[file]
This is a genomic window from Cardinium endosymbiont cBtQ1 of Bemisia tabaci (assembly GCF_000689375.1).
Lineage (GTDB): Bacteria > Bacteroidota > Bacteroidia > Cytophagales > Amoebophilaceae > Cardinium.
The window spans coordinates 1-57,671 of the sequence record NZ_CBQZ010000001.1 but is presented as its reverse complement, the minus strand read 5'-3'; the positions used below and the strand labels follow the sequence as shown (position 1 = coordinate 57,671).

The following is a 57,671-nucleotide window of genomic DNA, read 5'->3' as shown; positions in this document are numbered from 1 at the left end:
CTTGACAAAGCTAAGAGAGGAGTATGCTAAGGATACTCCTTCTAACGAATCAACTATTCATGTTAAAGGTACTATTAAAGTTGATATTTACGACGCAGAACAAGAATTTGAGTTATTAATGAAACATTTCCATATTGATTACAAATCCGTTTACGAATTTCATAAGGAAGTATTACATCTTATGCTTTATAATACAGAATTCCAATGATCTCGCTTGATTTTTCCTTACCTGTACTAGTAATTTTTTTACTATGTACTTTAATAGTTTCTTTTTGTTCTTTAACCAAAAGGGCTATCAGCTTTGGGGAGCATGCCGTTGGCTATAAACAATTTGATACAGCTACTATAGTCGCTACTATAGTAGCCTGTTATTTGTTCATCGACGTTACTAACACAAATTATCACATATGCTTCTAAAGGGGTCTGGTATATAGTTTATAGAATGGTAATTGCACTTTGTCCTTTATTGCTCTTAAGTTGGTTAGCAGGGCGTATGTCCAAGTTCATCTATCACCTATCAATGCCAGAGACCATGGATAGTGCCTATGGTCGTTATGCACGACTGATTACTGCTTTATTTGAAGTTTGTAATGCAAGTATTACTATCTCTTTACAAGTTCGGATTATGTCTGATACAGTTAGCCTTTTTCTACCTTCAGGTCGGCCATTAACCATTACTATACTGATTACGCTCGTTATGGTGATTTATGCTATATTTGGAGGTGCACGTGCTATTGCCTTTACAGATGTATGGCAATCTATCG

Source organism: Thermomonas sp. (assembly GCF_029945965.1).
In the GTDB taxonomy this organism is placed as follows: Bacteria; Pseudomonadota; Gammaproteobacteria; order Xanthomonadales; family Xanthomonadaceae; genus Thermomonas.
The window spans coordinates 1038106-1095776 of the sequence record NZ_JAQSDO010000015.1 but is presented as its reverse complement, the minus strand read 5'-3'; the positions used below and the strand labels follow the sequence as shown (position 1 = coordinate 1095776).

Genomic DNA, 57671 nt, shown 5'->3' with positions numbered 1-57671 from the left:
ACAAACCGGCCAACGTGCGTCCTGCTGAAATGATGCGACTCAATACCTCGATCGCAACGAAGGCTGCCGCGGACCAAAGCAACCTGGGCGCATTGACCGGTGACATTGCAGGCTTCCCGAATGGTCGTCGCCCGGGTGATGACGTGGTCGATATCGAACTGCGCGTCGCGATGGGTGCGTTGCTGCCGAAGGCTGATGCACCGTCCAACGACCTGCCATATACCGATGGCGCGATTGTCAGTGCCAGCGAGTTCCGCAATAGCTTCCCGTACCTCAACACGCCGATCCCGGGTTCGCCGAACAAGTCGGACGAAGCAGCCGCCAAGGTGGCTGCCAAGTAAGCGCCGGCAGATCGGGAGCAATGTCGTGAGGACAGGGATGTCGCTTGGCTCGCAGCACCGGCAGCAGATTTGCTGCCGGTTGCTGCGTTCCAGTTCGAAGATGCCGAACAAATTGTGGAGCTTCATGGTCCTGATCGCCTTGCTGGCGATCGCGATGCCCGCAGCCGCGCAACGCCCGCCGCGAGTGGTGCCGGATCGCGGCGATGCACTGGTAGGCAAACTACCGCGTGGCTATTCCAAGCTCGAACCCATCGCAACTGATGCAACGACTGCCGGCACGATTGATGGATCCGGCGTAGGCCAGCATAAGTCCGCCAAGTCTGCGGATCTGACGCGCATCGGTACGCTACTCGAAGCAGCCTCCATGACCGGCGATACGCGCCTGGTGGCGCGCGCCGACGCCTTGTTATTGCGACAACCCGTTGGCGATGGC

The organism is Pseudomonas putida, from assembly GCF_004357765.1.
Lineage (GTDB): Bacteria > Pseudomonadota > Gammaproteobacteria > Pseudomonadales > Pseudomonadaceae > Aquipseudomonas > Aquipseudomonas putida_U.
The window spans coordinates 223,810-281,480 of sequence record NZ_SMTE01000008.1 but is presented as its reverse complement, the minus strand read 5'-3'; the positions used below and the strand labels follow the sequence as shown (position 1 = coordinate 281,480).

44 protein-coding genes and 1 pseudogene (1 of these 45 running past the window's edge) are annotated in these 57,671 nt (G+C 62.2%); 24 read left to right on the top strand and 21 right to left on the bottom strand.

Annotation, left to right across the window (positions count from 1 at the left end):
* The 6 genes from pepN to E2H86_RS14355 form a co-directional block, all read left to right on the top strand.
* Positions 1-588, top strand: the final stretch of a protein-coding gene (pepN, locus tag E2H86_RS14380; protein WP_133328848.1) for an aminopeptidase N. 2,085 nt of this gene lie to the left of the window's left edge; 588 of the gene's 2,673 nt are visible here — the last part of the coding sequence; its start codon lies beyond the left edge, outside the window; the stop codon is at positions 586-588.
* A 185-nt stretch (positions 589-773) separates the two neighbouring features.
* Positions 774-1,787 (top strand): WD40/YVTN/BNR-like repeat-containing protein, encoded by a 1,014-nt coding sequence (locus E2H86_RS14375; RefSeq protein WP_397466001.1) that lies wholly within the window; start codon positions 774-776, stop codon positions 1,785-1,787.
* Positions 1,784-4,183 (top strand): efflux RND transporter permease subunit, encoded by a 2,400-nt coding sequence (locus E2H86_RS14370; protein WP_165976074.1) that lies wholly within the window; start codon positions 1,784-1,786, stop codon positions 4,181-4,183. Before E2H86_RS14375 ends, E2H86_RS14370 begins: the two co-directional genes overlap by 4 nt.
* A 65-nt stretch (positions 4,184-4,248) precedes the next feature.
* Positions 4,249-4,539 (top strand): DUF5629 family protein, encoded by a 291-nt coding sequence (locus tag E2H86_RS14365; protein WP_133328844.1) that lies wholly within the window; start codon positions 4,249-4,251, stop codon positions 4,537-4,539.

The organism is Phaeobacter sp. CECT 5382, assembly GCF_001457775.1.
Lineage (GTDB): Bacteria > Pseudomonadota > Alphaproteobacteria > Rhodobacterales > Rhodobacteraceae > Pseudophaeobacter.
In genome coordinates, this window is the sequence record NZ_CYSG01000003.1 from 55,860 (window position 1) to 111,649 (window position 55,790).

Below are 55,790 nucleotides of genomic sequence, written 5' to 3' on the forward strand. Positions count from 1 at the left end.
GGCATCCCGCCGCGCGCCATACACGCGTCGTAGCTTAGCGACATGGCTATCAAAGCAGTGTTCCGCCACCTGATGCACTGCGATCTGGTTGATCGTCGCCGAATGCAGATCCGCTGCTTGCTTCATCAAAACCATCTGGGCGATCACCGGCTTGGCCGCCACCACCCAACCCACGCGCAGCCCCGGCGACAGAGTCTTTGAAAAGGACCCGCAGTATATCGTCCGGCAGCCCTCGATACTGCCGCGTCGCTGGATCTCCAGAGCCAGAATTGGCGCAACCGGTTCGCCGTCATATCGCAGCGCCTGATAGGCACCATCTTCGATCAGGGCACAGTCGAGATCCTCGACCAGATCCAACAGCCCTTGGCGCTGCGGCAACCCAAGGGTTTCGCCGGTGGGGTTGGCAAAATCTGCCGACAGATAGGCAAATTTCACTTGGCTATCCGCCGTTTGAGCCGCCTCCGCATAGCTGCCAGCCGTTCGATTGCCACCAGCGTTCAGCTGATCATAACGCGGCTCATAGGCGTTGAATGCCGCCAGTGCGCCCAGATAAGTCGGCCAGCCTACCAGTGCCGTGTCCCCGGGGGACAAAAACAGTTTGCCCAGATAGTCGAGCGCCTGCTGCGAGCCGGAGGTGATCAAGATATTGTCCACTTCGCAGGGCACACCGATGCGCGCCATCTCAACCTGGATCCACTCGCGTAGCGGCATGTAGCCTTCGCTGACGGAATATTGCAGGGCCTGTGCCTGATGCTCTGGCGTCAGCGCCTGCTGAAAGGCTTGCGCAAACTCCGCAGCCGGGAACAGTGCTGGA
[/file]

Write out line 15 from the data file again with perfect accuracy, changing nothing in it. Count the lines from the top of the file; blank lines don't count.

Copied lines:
Annotation, left to right across the window (positions count from 1 at the left end):